Psychedelic drug MDMA faces questions as FDA considers approval for PTSD

By AP News


Federal health regulators are set to review the first request to approve the mind-altering club drug MDMA as a treatment for PTSD

Psychedelic Therapy-FDA

WASHINGTON (AP) — Federal health regulators are questioning the safety and evidence behind the first bid to use MDMA, the mind-altering club drug, as a treatment for PTSD, part of a decadeslong effort by advocates to move psychedelic drugs into the medical mainstream.

The Food and Drug Administration posted its initial review of the drug Friday, ahead of a meeting of outside advisers who could help decide whether MDMA — currently illegal under federal law — becomes the first drug of its kind to win U.S. approval as a medication. The experts will discuss the quality of the evidence and safety concerns Tuesday, including MDMA's potential for abuse, before taking a nonbinding vote on the drug's overall benefits and risks. The FDA will make the final decision, likely in August.

In their assessment, FDA scientists said that patients who received MDMA and talk therapy showed “rapid, clinically meaningful, durable improvements in their PTSD symptoms,." But they also called the research “challenging to interpret,” and questioned how long the benefits might last. They said it’s difficult to know how much of the improvement came from MDMA versus simply undergoing intensive therapy, and also raised several safety concerns, including MDMA's potential to cause heart problems.

Post-traumatic stress disorder is closely linked to depression, anxiety and suicidal thinking and is more prevalent among women and veterans. Currently antidepressants are the only FDA-approved drugs for the condition.

If approved, MDMA would be reclassified as a prescription medicine and made available to specially certified doctors and therapists. Currently the drug is in the same ultra-restrictive category as heroin and other substances the federal government deems prone to abuse and devoid of any medical use.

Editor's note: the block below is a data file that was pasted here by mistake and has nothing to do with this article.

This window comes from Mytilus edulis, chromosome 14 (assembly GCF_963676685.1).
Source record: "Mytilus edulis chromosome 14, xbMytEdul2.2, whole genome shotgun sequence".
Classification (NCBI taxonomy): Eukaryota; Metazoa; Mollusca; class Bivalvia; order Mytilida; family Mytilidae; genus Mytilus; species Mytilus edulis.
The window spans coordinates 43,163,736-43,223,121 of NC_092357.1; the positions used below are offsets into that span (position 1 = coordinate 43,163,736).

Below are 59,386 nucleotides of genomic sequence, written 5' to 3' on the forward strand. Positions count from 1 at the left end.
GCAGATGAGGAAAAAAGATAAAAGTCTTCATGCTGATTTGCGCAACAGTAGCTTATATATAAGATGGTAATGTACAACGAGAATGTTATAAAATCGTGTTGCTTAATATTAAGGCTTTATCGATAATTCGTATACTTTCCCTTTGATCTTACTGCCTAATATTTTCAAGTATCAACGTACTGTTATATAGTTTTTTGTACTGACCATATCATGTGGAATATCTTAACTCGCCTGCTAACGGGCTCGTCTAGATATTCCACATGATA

MDMA, also known as ecstasy or molly, is the first in a series of psychedelics that are expected to be reviewed by the FDA in coming years. It’s part of a resurgence of research into the potential of psychedelics for hard-to-treat conditions like depression, addiction and anxiety. MDMA's main effect is triggering feelings of intimacy, connection and euphoria.

Companies are studying MDMA, psilocybin, LSD and other mind-expanding drugs for numerous mental health problems.

Until recently, psychedelic research was mainly funded by a handful of nonprofit advocacy groups, including Multidisciplinary Association for Psychedelic Studies, or MAPS. The company seeking approval for MDMA, Lykos Therapeutics, is essentially a corporate spinoff of MAPS, which conducted all the studies submitted for FDA review.

In two MAPS studies, patients received MDMA as part of an intensive, four-month course of talk therapy lasting more than a dozen sessions, only three of which involved taking the drug. The drug is thought to help patients come to terms with their trauma and let go of disturbing thoughts and memories.

The group studied its approach in 195 adults with moderate-to-severe PTSD who were randomly assigned to undergo the therapy with MDMA or with a dummy pill. Following treatment, patients who received MDMA had significantly lower PTSD scores and were more likely to be in remission.

But FDA reviewers noted that the vast majority of patients correctly guessed whether they had received MDMA or a dummy pill, making it “nearly impossible” to maintain the so-called “blinded” objectivity considered essential for high-quality drug research. The agency also questioned how long the drug's benefits might last. MAPS tracked some patients for up to two years, but reviewers noted that about a quarter of patients quickly dropped out of the follow-up study, limiting the usefulness of the results.

The most common side effects of MDMA included headache, nausea, muscle tightness and decreased appetite. More serious issues included heart palpitations and elevated blood pressure, which FDA reviewers said had the “potential to trigger” life-threatening heart problems.

They also raised concerns about the potential for patients to abuse MDMA, which functions similarly to amphetamines and other stimulants.

While MDMA would be a first-of-a-kind approval, U.S. doctors and the FDA itself have already laid some of the groundwork for working with drugs that can cause intense, psychological experiences.

Hundreds of clinics across the U.S. already offer ketamine — the powerful anesthetic sometimes used as a party drug — to treat a host of ailments, including depression, anxiety, chronic pain and PTSD. The FDA has only formally approved the drug for use during surgery, but its availability allows doctors to prescribe it “off-label” for various mental and physical ailments.

In 2019, the FDA approved Johnson & Johnson’s proprietary form of the drug, Spravato, a nasal spray that treats severe depression. Similar to ketamine, the drug is offered at doctor’s offices and clinics where patients usually spend several hours reclining in a chair.


The Associated Press Health and Science Department receives support from the Howard Hughes Medical Institute’s Science and Educational Media Group. The AP is solely responsible for all content.


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